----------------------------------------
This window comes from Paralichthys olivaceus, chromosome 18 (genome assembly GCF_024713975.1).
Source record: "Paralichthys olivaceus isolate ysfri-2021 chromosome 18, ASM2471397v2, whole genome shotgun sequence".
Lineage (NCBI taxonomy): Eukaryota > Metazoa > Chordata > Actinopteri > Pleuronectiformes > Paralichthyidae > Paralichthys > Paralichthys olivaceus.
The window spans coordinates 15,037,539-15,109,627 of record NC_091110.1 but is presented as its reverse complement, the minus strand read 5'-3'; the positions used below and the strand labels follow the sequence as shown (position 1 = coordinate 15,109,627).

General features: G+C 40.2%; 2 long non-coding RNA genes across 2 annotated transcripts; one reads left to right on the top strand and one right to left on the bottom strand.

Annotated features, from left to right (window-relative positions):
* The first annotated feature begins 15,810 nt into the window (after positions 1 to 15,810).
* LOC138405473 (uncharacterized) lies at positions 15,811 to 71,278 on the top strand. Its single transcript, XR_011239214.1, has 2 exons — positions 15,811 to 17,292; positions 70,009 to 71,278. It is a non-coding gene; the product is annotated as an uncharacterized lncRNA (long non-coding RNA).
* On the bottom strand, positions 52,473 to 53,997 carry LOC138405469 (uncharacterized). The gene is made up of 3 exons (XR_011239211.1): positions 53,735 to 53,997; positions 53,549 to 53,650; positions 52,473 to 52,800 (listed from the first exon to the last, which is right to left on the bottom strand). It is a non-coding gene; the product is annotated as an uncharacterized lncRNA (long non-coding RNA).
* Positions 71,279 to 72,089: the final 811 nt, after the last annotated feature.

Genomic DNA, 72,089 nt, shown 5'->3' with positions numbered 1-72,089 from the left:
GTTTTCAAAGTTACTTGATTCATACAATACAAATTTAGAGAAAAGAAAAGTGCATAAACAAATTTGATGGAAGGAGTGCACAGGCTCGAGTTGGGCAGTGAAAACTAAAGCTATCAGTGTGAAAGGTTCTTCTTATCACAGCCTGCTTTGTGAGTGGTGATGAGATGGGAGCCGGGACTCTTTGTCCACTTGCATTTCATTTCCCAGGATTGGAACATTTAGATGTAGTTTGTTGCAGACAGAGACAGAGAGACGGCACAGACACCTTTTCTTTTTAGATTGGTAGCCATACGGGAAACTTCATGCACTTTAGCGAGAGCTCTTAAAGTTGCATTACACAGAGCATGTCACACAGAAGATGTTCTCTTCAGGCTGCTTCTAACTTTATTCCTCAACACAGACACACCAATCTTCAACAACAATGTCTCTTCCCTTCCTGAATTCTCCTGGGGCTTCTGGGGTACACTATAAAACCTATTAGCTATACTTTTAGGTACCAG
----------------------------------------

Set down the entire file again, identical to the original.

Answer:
This window comes from Paralichthys olivaceus, chromosome 18 (genome assembly GCF_024713975.1).
Source record: "Paralichthys olivaceus isolate ysfri-2021 chromosome 18, ASM2471397v2, whole genome shotgun sequence".
Lineage (NCBI taxonomy): Eukaryota > Metazoa > Chordata > Actinopteri > Pleuronectiformes > Paralichthyidae > Paralichthys > Paralichthys olivaceus.
The window spans coordinates 15,037,539-15,109,627 of record NC_091110.1 but is presented as its reverse complement, the minus strand read 5'-3'; the positions used below and the strand labels follow the sequence as shown (position 1 = coordinate 15,109,627).

General features: G+C 40.2%; 2 long non-coding RNA genes across 2 annotated transcripts; one reads left to right on the top strand and one right to left on the bottom strand.

Annotated features, from left to right (window-relative positions):
* The first annotated feature begins 15,810 nt into the window (after positions 1 to 15,810).
* LOC138405473 (uncharacterized) lies at positions 15,811 to 71,278 on the top strand. Its single transcript, XR_011239214.1, has 2 exons — positions 15,811 to 17,292; positions 70,009 to 71,278. It is a non-coding gene; the product is annotated as an uncharacterized lncRNA (long non-coding RNA).
* On the bottom strand, positions 52,473 to 53,997 carry LOC138405469 (uncharacterized). The gene is made up of 3 exons (XR_011239211.1): positions 53,735 to 53,997; positions 53,549 to 53,650; positions 52,473 to 52,800 (listed from the first exon to the last, which is right to left on the bottom strand). It is a non-coding gene; the product is annotated as an uncharacterized lncRNA (long non-coding RNA).
* Positions 71,279 to 72,089: the final 811 nt, after the last annotated feature.

Genomic DNA, 72,089 nt, shown 5'->3' with positions numbered 1-72,089 from the left:
GTTTTCAAAGTTACTTGATTCATACAATACAAATTTAGAGAAAAGAAAAGTGCATAAACAAATTTGATGGAAGGAGTGCACAGGCTCGAGTTGGGCAGTGAAAACTAAAGCTATCAGTGTGAAAGGTTCTTCTTATCACAGCCTGCTTTGTGAGTGGTGATGAGATGGGAGCCGGGACTCTTTGTCCACTTGCATTTCATTTCCCAGGATTGGAACATTTAGATGTAGTTTGTTGCAGACAGAGACAGAGAGACGGCACAGACACCTTTTCTTTTTAGATTGGTAGCCATACGGGAAACTTCATGCACTTTAGCGAGAGCTCTTAAAGTTGCATTACACAGAGCATGTCACACAGAAGATGTTCTCTTCAGGCTGCTTCTAACTTTATTCCTCAACACAGACACACCAATCTTCAACAACAATGTCTCTTCCCTTCCTGAATTCTCCTGGGGCTTCTGGGGTACACTATAAAACCTATTAGCTATACTTTTAGGTACCAG